Another company that is expected to do well regardless of where demand is strongest is STR Holdings (STRI), which makes adhesive encapsulants, the ethylene vinyl acetate sheets used to weatherproof solar panels and prevent yellowing. Demand for STR's products is strong, with half the world's solar panel makers signed up to use them, says Page at Guinness Atkinson. The company's net sales for the second quarter rose 126 percent from a year earlier, to $67 million, and were up more than 22 percent from the first quarter.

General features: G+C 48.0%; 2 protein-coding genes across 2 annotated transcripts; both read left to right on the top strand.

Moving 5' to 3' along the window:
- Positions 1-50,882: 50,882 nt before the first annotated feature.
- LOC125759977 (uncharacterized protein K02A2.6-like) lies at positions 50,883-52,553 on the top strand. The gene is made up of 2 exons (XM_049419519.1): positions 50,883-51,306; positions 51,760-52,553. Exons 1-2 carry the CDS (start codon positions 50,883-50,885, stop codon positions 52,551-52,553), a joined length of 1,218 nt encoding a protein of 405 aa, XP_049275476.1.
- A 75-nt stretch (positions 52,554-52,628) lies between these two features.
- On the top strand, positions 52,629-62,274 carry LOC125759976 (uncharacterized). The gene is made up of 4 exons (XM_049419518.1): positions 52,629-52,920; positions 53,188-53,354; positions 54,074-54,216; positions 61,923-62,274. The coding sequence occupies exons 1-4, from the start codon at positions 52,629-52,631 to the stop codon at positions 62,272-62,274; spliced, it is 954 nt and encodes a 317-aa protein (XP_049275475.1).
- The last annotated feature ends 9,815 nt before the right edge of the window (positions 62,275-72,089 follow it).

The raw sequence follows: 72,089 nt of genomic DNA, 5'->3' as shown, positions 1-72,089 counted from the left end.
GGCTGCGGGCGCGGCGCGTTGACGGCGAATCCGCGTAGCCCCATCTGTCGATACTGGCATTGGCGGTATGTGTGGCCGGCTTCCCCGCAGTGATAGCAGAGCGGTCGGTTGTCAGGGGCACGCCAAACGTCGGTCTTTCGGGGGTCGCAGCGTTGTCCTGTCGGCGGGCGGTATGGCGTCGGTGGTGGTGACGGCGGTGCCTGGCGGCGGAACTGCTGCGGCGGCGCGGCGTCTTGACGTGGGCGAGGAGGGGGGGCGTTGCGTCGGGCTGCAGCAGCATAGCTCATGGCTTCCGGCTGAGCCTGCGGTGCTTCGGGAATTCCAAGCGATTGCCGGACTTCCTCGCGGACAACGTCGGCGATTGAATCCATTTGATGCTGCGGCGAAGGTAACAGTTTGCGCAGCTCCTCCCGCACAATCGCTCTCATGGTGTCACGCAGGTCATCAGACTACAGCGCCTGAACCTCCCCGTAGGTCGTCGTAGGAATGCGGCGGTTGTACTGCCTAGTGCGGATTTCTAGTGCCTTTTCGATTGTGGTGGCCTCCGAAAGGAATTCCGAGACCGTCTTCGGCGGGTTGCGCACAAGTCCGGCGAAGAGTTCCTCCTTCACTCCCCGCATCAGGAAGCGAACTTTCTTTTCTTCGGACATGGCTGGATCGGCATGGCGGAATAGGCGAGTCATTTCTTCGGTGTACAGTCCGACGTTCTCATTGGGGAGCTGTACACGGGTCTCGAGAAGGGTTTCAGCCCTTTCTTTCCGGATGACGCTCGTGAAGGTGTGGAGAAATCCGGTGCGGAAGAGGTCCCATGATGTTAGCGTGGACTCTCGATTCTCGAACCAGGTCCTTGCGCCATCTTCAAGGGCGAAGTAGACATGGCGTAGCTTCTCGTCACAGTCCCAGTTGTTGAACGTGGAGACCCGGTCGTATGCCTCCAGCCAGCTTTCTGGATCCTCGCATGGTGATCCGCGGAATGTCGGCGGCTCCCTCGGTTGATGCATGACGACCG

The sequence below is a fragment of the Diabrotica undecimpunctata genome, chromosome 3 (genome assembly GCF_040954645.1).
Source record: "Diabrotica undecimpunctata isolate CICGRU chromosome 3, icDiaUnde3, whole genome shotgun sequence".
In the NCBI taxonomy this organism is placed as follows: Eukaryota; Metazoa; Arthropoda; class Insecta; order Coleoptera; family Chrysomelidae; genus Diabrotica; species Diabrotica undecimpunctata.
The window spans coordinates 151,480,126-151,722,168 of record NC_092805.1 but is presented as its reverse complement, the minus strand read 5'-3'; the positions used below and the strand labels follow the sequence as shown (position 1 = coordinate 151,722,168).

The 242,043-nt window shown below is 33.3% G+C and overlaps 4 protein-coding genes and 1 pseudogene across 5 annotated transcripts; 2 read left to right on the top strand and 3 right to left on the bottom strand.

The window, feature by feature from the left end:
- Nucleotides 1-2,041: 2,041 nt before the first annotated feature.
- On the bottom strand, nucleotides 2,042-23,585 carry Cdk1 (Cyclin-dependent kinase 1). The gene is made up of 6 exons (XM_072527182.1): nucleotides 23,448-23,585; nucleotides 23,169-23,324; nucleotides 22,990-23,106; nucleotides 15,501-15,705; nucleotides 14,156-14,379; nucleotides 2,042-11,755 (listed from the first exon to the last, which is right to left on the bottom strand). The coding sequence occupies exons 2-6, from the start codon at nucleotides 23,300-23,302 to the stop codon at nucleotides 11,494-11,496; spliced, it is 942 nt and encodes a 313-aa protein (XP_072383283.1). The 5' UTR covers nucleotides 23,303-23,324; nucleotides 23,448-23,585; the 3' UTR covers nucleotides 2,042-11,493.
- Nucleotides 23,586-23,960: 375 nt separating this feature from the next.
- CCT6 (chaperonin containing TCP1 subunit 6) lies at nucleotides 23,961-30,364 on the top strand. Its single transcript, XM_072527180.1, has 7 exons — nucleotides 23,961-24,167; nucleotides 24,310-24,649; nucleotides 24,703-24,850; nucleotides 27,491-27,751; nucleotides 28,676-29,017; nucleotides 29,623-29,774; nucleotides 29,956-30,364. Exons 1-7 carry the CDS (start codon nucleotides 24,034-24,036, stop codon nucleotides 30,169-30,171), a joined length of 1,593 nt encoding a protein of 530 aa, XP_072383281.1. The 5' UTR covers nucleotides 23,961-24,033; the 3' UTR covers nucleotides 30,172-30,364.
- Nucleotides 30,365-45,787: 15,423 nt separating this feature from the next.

Capital equipment makers are also a fairly safe bet, with attractive returns on invested capital, says Osborne. Applied Materials (AMAT) and GT Solar (SOLR) both make the semiconductor equipment that deposits chemicals on large polysilicon cell surfaces. Applied Materials also makes equipment that cuts silicon wafers, while GT Solar makes polysilicon and wafers. Osborne sees them as "the arms merchants to the sector," which is attracting new customers in such countries as Korea and India. If utility-scale installations grow as analysts expect, photovoltaic technologies will in time be outshone by concentrated solar thermal power, or CSP, which uses rotating mirrors to reflect the sun toward parabolic troughs carrying a liquid heat conductor or to so-called "power towers" with hot water boilers on top. The concentrated sunlight superheats the liquid heat conductor or the water, producing steam that drives turbines and generates electricity. The companies that make materials for solar thermal installations such as mirrors and receiver tubes are now privately held. Turbines are made by public companies, however, and Siemens (SI) is one manufacturer whose turbine orders may increase as solar thermal power gets commercialized. BrightSource Energy, the privately held developer of Ivanpah, a 392-megawatt complex consisting of three CSP plants in California, is using Siemens turbines; the first of those plants is scheduled to begin operation in 2012. By 2020, 6Gw of Solar Capacity